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Westmore v. Hyde

United States District Court, W.D. Wisconsin

May 12, 2016

PATRICIA A. WESTMORE and DWIGHT R. WESTMORE, Plaintiffs,
v.
DAVID HYDE and DEPUTY TERRI L. PROVOST, Defendants.

OPINION AND ORDER

WILLIAM M. CONLEY District Judge

This case is set for jury trial commencing May 23, 2016. In advance of the final pretrial conference scheduled May 17, 2016, the court issues the following opinion on the parties’ respective motions in limine. (Dkts. ##64, 72, 78, 103.)[1]

OPINION

I. Plaintiffs’ Motions in Limine

A. MIL to exclude expert opinion testimony ((dkt. #72) ¶ 1)

First, plaintiffs move to exclude any expert opinion testimony from Lesley Szenay, Heidi Jahnke, Callae Hyde and David Hyde, all of whom defendants named as experts under Federal Rule of Civil Procedure 26(a)(2)(C), Having already denied plaintiffs’ motion to strike affidavits and exhibits prepared by those same four witnesses on summary judgment, since plaintiffs failed to demonstrate that they were Rule 26(a)(2)(B) witnesses who were required to provide a more detailed expert report (5/6/16 Op. & Order (dkt. #93)), there is little more to the pending motion. Still, in addition to citing Rule 26(a)(2) and Rule 37, plaintiffs argue that the four witnesses should not be permitted to offer expert opinion testimony under Federal Rules of Evidence 602, 701 and 702.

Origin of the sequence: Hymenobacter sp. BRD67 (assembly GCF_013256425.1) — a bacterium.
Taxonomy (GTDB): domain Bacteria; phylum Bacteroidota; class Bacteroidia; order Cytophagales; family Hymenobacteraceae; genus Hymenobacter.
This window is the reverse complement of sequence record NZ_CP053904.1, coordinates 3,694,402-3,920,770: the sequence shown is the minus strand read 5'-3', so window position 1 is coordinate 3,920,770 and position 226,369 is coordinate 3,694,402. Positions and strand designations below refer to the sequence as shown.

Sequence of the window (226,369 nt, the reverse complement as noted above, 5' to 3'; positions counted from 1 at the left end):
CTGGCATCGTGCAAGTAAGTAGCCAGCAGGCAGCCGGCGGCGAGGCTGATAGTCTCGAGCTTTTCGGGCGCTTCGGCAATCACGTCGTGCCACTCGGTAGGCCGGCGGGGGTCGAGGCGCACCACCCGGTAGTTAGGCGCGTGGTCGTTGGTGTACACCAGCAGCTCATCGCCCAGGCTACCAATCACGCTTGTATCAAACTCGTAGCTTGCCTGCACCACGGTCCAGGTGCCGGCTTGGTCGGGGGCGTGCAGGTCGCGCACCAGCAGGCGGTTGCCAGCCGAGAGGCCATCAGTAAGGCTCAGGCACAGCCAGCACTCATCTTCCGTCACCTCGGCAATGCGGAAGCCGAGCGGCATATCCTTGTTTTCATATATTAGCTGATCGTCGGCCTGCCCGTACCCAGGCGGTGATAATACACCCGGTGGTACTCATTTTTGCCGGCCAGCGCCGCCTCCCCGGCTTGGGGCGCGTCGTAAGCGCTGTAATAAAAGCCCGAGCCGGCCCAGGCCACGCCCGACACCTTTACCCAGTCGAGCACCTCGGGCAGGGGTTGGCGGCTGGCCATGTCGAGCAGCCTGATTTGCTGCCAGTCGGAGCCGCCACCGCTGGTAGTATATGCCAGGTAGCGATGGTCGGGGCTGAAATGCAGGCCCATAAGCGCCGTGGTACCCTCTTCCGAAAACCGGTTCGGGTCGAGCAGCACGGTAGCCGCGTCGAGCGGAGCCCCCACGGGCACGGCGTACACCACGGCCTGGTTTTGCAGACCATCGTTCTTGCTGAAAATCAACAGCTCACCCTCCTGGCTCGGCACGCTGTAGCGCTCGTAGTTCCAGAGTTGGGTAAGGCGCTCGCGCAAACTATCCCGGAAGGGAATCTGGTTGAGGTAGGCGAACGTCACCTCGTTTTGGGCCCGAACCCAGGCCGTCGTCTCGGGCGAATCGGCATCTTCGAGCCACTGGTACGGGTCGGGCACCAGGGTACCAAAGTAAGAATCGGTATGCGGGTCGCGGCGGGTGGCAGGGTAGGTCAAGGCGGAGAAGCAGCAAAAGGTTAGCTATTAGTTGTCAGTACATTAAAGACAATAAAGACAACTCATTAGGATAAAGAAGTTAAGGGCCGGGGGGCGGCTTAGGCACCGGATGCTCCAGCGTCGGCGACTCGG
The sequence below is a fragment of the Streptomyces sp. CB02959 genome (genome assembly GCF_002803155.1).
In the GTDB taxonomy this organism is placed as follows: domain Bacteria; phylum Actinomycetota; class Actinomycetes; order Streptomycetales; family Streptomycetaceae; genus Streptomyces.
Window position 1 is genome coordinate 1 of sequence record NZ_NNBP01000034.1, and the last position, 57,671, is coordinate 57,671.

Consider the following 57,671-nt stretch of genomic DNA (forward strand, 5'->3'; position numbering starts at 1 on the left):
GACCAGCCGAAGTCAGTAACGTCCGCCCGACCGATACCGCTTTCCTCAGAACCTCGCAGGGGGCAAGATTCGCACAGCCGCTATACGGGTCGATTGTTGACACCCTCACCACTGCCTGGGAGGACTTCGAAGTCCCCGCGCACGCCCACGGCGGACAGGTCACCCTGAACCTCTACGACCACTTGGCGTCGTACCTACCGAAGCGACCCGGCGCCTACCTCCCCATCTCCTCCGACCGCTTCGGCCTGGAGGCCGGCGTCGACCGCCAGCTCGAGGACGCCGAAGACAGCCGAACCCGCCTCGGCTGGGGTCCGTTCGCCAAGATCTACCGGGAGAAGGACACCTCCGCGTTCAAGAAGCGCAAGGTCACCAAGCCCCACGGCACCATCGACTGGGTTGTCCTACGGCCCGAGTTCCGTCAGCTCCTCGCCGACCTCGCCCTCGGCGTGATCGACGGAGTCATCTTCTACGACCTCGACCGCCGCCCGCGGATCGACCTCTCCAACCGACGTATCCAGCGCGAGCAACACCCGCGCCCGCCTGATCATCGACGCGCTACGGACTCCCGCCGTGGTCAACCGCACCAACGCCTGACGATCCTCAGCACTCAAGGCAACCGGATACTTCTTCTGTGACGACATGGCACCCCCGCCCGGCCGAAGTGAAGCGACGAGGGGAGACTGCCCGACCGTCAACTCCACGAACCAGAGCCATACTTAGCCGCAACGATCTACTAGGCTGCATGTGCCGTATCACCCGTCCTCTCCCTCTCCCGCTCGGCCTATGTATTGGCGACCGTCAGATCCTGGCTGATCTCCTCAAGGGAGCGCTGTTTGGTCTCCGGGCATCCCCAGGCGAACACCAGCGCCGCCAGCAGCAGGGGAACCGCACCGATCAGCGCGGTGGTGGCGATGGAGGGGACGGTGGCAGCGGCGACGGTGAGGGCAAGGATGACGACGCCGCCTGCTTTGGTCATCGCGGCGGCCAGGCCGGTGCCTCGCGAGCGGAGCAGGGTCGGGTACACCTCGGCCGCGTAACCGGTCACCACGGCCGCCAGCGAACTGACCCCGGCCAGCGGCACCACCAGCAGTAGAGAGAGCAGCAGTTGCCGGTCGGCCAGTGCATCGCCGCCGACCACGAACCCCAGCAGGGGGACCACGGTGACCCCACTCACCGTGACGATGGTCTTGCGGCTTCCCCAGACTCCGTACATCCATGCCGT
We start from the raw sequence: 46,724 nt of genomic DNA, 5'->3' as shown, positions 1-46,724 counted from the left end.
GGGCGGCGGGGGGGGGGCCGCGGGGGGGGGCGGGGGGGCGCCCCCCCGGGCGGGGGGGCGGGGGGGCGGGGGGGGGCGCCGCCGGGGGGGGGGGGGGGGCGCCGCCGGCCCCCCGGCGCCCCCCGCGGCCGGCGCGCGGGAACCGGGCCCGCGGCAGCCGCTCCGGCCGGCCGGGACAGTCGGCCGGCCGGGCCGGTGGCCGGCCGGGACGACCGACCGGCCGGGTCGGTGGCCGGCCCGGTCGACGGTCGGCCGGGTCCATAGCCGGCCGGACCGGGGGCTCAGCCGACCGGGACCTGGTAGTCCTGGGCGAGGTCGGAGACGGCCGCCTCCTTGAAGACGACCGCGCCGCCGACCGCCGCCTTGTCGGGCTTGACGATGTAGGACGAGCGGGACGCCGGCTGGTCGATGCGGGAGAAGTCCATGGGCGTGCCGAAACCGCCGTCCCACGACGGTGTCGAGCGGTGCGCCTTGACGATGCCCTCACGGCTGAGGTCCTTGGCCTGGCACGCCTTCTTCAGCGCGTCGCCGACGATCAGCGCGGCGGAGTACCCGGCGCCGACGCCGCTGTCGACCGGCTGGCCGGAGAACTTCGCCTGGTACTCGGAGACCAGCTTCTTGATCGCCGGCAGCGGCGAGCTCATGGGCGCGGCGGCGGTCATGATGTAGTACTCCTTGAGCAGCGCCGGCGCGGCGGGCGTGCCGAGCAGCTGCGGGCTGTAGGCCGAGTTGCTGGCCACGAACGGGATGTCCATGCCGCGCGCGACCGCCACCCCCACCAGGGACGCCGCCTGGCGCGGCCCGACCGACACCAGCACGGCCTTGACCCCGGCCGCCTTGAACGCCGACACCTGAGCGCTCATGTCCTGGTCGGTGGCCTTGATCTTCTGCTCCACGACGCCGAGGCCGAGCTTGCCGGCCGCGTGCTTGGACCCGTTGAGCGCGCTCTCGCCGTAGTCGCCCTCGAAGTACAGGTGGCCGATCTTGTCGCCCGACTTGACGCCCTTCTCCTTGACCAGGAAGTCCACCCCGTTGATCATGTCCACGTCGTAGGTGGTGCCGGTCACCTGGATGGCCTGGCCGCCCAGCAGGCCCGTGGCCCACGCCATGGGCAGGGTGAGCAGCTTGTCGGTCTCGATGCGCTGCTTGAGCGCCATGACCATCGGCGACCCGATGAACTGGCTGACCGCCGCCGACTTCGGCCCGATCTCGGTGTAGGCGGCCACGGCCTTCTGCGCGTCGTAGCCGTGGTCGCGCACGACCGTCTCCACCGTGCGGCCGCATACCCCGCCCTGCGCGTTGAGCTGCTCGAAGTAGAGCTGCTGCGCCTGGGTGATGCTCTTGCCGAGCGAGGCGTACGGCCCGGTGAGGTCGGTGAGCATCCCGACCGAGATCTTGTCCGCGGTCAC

The gist of plaintiffs’ “new” argument is essentially the same as the last: the expected opinion testimony of the four witnesses is inadmissible “because it is not based on personal knowledge, does not qualify as lay opinion, and is not qualified by knowledge, skill, experience, training or education.” (Pls.’ Br. (dkt. #72) at 2.) Plaintiffs even acknowledge that the grounds for this motion in limine are more fully set forth in their now-rejected motion to strike, going so far as to incorporate expressly the arguments made in that motion by reference.[2]

With respect to both their motion in limine and motion to strike, plaintiffs do not challenge the scientific or specialized knowledge of defendants’ experts, and while plaintiffs’ arguments regarding the reliability of the experts’ opinions based on the BCS system are appropriate for the jury, they fall short of establishing a basis to exclude those opinions altogether. Since plaintiffs have presented no reason to exclude opinion testimony from defendants’ experts wholesale, beyond those already rejected by this court on summary judgment, their motion will be DENIED.

B. MIL to exclude testimony from late-disclosed witnesses and untimely discovery ((dkt. #72) ¶ 2)

Next, plaintiffs move to exclude testimony from witnesses that defendants did not disclose in their Rule 26 initial disclosures, as well as any evidence gathered from depositions defendants noticed after the close of discovery. In response, defendants represent that no depositions will be taken after the discovery deadline, rendering that portion of plaintiffs’ motion moot.